I’m never spending money again.
I’ve made that declaration plenty of times, usually when facing a spending hangover from buying something I didn’t need.
But real solutions for how to cut back on spending are simpler and less drastic than never spending another cent.
How to cut back on spending
In our consumer-centric society, a few simple changes to your mindset can transform you from being an over-spender to a super-saver.
Here are seven ways to avoid retailers’ spending traps, make fewer purchases, and get more value out of life.
1. Stop and think before each purchase
Central to figuring out ways to cut back on spending is to start paying more attention to it. Think through your process for making a purchase, then challenge your assumptions about what’s worth buying and what’s not.
Get in the habit of questioning each purchase before you make it. Do you really need it? Or could this wait until you’ve saved for it? Try and answer these questions honestly, and avoid making excuses or justifications for unnecessary purchases.
2. Switch to cash-only spending
An easy way to be more mindful of purchases is to switch to paying with cash. Paying with cash is a more tangible process compared to inserting a digital number attached to your bank account.
Psychologically, parting with bills is inherently harder than swiping a card, too. It puts a natural check on your spending. And unlike swiping plastic, you’ll avoid credit card costs like interest and other fees.
3. Look at the full costs of an expense
You probably regularly consider the sticker price of an item before making a purchase. You might even look around for a discount or deal on it.
But you should also think through other costs a new purchase will bring. Try to picture how you’ll be using the item or service in the future. Perhaps you’ll have to spend money, time, and energy to maintain it. Or, maybe it will just take up valuable square footage in your home.
Make sure you’re considering all potential costs of your new purchase before deciding if you’re getting a good value.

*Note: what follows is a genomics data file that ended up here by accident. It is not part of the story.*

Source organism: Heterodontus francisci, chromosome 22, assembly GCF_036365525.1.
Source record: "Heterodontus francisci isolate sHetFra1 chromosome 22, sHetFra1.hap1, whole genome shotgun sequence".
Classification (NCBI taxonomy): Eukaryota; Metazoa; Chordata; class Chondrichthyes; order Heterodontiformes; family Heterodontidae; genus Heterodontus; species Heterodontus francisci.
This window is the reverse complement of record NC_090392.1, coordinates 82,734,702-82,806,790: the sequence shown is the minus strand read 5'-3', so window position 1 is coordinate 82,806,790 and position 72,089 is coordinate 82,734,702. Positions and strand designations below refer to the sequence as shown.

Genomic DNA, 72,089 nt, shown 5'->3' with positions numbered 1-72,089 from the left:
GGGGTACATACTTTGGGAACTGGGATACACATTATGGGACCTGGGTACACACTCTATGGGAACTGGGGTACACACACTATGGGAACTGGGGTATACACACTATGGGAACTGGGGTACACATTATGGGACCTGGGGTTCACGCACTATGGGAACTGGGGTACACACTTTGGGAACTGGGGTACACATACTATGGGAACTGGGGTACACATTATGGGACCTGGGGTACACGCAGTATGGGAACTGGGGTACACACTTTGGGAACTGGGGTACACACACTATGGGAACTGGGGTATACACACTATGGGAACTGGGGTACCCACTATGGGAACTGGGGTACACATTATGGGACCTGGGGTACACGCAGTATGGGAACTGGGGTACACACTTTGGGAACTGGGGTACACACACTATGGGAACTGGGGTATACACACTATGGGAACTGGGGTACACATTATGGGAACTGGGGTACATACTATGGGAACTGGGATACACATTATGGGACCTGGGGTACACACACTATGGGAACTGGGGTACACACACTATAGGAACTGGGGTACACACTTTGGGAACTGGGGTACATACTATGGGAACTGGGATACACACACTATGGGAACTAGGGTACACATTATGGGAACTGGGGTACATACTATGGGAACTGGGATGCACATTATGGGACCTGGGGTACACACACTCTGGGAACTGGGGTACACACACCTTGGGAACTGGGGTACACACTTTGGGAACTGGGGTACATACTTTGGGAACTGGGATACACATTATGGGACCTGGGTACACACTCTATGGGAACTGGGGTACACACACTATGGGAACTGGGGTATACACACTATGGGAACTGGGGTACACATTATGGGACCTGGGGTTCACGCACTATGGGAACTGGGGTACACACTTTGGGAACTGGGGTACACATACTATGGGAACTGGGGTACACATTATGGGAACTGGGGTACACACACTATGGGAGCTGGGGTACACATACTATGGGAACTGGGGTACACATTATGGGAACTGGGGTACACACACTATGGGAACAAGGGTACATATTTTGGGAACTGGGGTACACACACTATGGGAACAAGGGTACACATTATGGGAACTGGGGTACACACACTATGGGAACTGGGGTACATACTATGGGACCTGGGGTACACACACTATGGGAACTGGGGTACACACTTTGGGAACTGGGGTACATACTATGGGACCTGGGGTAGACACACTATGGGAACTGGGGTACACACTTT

4. Beg, borrow, or rent before you buy
Just because you want something doesn’t necessarily mean you have to part with cash to get it. Do some research and see if there’s a way to get what you want without spending money.
Ask your social circle if someone has the item you want who would be willing to lend or even give it to you. Check local listings to see if you can find it for free or for cheap.
Even renting can be a better option than buying, especially if it’s a purchase you’ll only occasionally use.
5. Develop a resistance to advertising
As a suggestible person, advertising has a strong affect on me. Unfortunately, that’s led to some pretty stupid spending. Here’s looking at you $100 eye cream that did nothing for the dark circles under my eyes.
Building up a resistance to advertising was one of my most effective strategies for cutting my spending. I avoid looking at ads whenever I can. And when I’m being advertised to, I keep a healthy dose of cynicism.
Most advertisements first make you believe you have a problem and then promise they have the best solution for it.
For example, an ad may tell me that those dark circles under my eyes are making me ugly. However, this $100 eye cream is just the cure I need to look and feel beautiful again!
Don’t believe everything the ads tell you. Turn up your skepticism and question whether you have a problem in the first place. And don’t take their word that this product they’re advertising is actually the best way to solve it.
6. Tune into messages that tell you to spend less
You’re constantly getting messages and ads designed to get you to spend. To combat these even more effectively, don’t just tune them out. Replace them with ideas and messages that motivate you to save more and spend less money instead.
Whatever your favorite entertainment medium, find content that helps you learn more about money and encourages responsible spending.
Try following social media accounts centered on saving. Listen to a radio show or podcast about money management. Bookmark your favorite money-related blogs and news sites and read them regularly.
7. Focus on creating as well as consuming
In addition to spending less, could you also be creating more income? On top of limiting purchases, you might be able to offload unused items for cash and free up resources.
Perhaps you could eat cheaper and healthier at home by cooking more meals. Or maybe you’d be more entertained working on an income-generating passion project instead of zoning out in front of the TV.
Remember, at the end of the day, there’s more to you than just being a consumer. As you make this more of a focus, your spending habits will naturally change to reflect that. And finding ways to cut spending will be the norm, not the exception.
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